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Osaka, Nadal advance in Australia after Djokovic flies home

Melbourne, Australia — The first test of Naomi Osaka’s new approach to tennis might have been when she completely whiffed an overhead to give her opponent a break point on Day 1 of the no-Novak Djokovic Australian Open.

Osaka didn’t throw her racket. She didn’t roll her eyes. She smiled.

“There are situations where I previously would get upset. But at this point in my life, like, I’m here because I want to be here and because I find that it’s fun for me,” Osaka said. “Might as well enjoy it while I still can.”

In Osaka’s mind, the drama involving nine-time champion Djokovic’s deportation on the eve of the Australian Open was something for the players in the men’s draw to worry about. Her title defense began smoothly enough: She won the first five games on the way to a 6-3, 6-3 victory over Camila Osorio.

With so much attention on the 11-day saga of Djokovic’s attempt to participate in the year’s first Grand Slam tournament, the returns of Osaka and Rafael Nadal have been overshadowed.

Osaka wasn’t bothered by that. Nadal didn’t seem to be put off by it, either, renewing his bid for a record 21st Grand Slam singles title with a 6-1, 6-4, 6-2 win over Marcos Giron.

Nadal is tied with Djokovic and Roger Federer with 20 major singles titles each, the most in the history of men’s tennis. With Djokovic unable to defend his crown in Melbourne because he didn’t meet Australia’s strict COVID-19 vaccination criteria, the door is slightly more ajar to Nadal.

Osaka’s main concern, meanwhile, is winning a third Australian title in four years.

A potential fourth-round meeting with top-ranked Ash Barty could be waiting. Barty, aiming to be the first Australian woman to win the title in Melbourne since 1978, beat Lesia Tsurenko 6-0, 6-1.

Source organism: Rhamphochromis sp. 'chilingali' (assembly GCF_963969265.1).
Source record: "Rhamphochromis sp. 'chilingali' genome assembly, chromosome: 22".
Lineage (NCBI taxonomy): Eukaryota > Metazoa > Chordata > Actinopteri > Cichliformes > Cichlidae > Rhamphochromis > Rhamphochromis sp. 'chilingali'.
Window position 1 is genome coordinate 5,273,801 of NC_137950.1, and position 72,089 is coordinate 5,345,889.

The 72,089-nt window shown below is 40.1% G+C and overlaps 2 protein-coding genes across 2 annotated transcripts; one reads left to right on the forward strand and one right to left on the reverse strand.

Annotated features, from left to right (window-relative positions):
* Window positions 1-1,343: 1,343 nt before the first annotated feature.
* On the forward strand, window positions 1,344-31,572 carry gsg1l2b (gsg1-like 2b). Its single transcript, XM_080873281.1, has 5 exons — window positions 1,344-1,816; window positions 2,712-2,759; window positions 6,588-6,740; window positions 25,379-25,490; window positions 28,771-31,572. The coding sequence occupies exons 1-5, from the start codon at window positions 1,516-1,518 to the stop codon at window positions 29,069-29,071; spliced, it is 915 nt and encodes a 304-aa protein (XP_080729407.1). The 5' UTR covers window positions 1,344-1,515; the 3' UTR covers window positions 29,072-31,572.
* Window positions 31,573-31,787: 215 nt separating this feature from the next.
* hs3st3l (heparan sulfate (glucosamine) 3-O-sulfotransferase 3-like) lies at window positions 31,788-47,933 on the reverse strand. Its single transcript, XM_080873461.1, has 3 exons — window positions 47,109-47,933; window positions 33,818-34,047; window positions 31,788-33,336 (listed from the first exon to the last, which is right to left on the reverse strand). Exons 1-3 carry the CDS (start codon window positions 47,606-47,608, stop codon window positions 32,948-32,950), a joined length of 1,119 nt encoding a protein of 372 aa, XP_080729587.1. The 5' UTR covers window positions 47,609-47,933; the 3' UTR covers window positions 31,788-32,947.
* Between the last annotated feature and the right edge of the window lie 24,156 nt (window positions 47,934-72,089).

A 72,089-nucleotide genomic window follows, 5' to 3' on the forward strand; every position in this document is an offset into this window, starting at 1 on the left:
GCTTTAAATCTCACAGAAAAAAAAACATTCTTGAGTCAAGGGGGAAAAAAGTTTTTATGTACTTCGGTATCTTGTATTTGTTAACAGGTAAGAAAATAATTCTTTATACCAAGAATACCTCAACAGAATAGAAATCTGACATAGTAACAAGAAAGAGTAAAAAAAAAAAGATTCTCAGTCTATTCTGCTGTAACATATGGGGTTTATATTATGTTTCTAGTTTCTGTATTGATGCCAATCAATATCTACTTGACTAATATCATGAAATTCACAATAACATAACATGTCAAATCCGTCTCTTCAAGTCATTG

Osaka, after winning the title last year, pulled out of the French Open before the second round, then sat out Wimbledon. She played at the Tokyo Olympics, where she lit the cauldron, but ended her 2021 season early after a third-round loss and a teary news conference at the U.S. Open.

Two of her goals for 2022 are to stay completely composed on the court and off, and to enjoy the game.

And, yes, finally, the focus was on tennis in Australia. It got started in a big way, with a combined 64 singles matches on opening day.

French Open champion Barbora Krejcikova, fifth-seeded Maria Sakkari, No. 15 Elina Svitolina and two-time Australian Open champion Victoria Azarenka all advanced.

Two young American contenders went out in the first round, with 2020 Australian Open champion Sofia Kenin losing 7-6 (2), 7-5 to Madison Keys and No. 18 Coco Gauff saving five match points before losing 6-4, 6-2 to Wang Qiang.

Olympic champion Belinda Bencic advanced to a second-round match against Amanda Anisimova.

Men's Olympic champion Alexander Zverev wrapped up the Day 1 program on Rod Laver Arena with a 7-6 (3), 6-1, 7-6 (1) win over Daniel Altmaier and will next play John Millman, who ended 40-year-old Feliciano Lopez's 79th consecutive Grand Slam event in the first round.

No. 14 Denis Shapovalov followed up his win with Canada in the ATP Cup with a 7-6 (3), 6-4, 3-6, 7-6 (3) win over Laslo Djere.

Also advancing were No. 7 Matteo Berrettini, No. 10 Hubert Hurkacz, No. 16 Cristian Garin, No. 17 Gael Monfils and No. 23 Reilly Opelka, while No. 12 Cameron Norrie lost in straight sets to Sebastian Korda.

Monday was Nadal’s first appearance at a major since he lost to Djokovic in the semifinals of the French Open. He missed Wimbledon because of fatigue, skipped the U.S. Open with a painful left foot and, after recovering from COVID-19, started 2022 with a title in a tuneup tournament in Melbourne.

“Honestly, it’s been very tough moments and there are still doubts,” Nadal said. “But here I am and I can’t be happier to be back in this amazing stadium. It’s fantastic.”

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